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Ibex Farm

The Ibex Farm is a hosted version of the Ibex software, created by Alex Drummond. We do not currently host our own version of the software.

To learn to run an Ibex experiment, check out the following resources:

Example scripts

1: Basic acceptability judgment task: Basic_7pt_Likert.js.

2: Speeded acceptability judgment task: ROCOUT_Online_Binary. For speeded tasks, we typically disable the use of the mouse to respond to enforce some uniformity in responses. To do this we use Ethan Poole's EPDashedAcceptabilityJudgment. These must be uploaded to your experiment on Ibex for this script to work. If you want a version without the random assignment to groups, it is here: ROCOUT_Online_Simple.

3: Recall task: Basic_Expressives_Recall. This is useful for any task involving collection of written responses, such as free or cued recall tasks, or cloze tasks. This implements a version of Potter and Lombardi's 1990 free sentence recall task.

Example forms and instructions:

1: Consent form. (Note: This consent form cannot be used unless it is specifically the one approved for your study. It is here just as an example for format!)

2: Demographic collection form. This is a basic introduction form for collecting demographic information.

3: Debriefing form. This is a basic form for collecting debriefing information. The specific questions you will want to ask will vary experiment to experiment.

4: Instructions. These are a series of five separate instruction screens. They show typical instructions for an MTurk experiment, including comprehension questions on the instructions themselves.

Collecting data on Ibex

Recruiting participants: Mechanical Turk

We recommend that you start your own MTurk account to run studies. See the minicourse above for information on getting started with MTurk.

Recruiting participants: Lottery system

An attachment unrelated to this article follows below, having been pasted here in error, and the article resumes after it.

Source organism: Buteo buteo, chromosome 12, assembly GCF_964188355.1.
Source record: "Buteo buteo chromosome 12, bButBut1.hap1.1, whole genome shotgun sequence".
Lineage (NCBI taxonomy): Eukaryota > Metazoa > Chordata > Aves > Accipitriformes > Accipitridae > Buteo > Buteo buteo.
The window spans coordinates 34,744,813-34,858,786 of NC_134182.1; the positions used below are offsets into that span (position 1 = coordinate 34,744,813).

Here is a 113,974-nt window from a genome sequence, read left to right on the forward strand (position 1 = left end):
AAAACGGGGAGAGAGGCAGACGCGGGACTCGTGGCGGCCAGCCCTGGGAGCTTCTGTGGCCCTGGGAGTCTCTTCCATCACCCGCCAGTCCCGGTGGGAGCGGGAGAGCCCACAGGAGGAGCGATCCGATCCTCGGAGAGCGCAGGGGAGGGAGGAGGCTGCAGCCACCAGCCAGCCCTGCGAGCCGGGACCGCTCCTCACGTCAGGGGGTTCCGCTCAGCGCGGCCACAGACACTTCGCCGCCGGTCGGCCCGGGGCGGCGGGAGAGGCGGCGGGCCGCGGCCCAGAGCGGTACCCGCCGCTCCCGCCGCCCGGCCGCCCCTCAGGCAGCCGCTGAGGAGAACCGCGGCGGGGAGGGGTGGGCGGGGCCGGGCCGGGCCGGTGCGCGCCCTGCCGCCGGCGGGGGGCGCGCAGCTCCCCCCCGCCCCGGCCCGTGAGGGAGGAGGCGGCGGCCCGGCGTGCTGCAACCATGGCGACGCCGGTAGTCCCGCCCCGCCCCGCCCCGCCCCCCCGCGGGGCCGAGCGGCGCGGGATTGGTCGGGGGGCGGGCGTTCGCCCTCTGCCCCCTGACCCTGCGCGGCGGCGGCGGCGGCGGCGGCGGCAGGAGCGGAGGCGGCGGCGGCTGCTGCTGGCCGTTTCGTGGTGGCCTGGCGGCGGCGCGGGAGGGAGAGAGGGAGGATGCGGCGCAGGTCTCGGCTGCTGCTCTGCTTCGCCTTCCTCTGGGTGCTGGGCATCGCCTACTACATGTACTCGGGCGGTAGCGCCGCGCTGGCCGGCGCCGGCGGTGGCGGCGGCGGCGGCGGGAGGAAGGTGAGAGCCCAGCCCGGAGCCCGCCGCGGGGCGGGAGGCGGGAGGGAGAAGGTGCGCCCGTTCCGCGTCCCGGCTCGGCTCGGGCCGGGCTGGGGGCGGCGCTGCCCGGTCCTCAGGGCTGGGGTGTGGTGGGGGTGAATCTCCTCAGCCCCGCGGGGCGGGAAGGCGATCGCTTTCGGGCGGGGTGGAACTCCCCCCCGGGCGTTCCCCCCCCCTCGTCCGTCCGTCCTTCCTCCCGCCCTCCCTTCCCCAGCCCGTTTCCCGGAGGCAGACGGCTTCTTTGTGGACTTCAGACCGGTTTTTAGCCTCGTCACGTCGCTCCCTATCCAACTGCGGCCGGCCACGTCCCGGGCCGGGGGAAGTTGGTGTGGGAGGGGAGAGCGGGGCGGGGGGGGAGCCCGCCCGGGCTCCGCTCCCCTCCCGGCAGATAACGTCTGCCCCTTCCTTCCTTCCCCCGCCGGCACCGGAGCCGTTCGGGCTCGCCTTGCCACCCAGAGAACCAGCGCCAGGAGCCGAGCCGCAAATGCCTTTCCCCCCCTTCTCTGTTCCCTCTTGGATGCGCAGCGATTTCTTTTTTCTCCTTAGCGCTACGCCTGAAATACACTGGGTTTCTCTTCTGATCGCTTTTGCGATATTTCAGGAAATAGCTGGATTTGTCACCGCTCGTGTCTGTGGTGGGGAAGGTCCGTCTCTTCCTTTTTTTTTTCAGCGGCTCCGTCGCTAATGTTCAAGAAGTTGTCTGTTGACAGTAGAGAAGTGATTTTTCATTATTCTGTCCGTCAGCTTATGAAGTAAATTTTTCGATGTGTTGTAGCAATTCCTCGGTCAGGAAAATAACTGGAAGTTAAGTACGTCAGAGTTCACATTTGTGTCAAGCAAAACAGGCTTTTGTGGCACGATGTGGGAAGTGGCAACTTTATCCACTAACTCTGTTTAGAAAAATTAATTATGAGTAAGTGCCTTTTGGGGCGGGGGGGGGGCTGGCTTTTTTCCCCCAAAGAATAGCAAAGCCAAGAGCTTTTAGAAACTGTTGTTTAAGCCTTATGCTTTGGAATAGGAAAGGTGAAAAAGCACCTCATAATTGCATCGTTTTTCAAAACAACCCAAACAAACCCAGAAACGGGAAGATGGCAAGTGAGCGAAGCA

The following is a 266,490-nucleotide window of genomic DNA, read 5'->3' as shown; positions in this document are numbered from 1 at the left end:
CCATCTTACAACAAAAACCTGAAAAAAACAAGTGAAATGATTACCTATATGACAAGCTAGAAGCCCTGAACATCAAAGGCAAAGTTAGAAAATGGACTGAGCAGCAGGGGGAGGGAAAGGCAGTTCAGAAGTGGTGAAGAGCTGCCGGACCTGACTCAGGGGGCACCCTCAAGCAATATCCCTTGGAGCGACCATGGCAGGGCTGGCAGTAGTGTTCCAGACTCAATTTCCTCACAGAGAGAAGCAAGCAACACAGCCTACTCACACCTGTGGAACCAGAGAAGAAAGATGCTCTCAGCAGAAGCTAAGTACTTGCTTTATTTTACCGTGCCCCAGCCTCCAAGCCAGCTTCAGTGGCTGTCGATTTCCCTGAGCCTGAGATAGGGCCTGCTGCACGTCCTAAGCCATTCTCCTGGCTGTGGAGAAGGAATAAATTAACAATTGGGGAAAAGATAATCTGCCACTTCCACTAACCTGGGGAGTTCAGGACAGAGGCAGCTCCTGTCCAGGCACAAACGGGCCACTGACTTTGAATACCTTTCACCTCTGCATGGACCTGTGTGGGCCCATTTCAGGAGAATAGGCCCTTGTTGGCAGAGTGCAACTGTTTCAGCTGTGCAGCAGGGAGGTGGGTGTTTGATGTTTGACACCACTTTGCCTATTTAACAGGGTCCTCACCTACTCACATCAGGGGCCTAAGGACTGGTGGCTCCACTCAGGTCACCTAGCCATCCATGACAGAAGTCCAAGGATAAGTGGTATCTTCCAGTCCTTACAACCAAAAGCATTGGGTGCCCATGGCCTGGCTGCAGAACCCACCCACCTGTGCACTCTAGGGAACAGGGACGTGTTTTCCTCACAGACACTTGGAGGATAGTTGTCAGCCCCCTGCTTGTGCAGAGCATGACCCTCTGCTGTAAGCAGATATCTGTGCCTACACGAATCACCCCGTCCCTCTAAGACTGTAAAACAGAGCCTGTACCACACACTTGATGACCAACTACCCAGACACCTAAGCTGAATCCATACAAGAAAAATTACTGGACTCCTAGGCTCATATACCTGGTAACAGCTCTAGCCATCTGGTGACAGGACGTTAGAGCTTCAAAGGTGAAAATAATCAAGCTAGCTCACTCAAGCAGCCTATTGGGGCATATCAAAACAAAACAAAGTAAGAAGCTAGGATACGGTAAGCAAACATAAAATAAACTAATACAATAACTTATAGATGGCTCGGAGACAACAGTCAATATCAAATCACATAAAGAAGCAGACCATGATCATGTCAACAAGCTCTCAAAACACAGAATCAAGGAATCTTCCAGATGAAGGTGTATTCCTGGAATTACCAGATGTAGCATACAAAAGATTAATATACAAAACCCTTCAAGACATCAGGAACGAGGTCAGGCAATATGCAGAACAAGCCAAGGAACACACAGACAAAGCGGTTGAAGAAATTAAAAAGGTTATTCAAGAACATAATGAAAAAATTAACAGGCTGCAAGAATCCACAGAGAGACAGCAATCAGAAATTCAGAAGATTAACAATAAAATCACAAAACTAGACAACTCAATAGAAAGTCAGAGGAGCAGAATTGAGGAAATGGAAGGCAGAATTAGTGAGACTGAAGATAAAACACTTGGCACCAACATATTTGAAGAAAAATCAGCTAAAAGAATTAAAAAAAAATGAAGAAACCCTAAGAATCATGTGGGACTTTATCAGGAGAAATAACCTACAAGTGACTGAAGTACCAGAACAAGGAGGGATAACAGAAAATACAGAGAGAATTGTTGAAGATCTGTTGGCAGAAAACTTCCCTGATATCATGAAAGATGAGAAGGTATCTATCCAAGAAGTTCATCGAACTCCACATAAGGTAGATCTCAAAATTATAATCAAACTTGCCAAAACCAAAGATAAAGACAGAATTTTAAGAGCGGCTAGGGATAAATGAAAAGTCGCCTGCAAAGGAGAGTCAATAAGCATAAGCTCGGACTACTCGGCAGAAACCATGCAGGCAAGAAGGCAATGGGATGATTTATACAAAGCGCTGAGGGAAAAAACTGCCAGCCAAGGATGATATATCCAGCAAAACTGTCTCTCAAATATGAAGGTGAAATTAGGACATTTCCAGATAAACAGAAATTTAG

One system we use for recruiting participants from populations that are not well represented on Mechnical Turk or other crowdsourcing platforms is targeted recruitment (social media, mailing lists) along with a lottery system for paying participants (set up by Rodica Ivan and Thuy Bui).

The process
  • Give every participant a random code (see code-generating scripts above).
  • Participants are directed to an external site to input code and email address.
  • After experiment is done, choose winners, and compensate them.
Websites for collecting emails/codes
  • One option is Google Forms; this option is no longer accepted by the UMass IRB.
  • An acceptable option is Survey Monkey. Create a small survey that collects email addresses, random codes generated from your script, and no more.
Payment options

Collecting participants: Other options

  • Prolific Academic: This is like MTurk, but specifically for academic studies.
  • Le RISC (Relais d’Information sur les Sciences de la Cognition): Free crowdsourcing platform for finding participants in France.
  • Zhubajie: Crowdsourcing site active in China.
  • Crowdflower: Another crowd-sourcing site. More limited than other options.

Tips and tricks for running experiments on Ibex

Ensuring a smooth Latin Square

One thing that can be difficult when running participants using Ibex Farm is to ensure a smooth Latin Square distribution (i.e. making sure that each experimental list is equally well represented). Ibex uses a counter variable that it stores on the server to determine which counterbalancing list any one participant is assigned to. As a researcher, you have two options for determining Ibex's behavior with respect to Latin Squaring.

Option 1: explicitly set the Latin Square Counter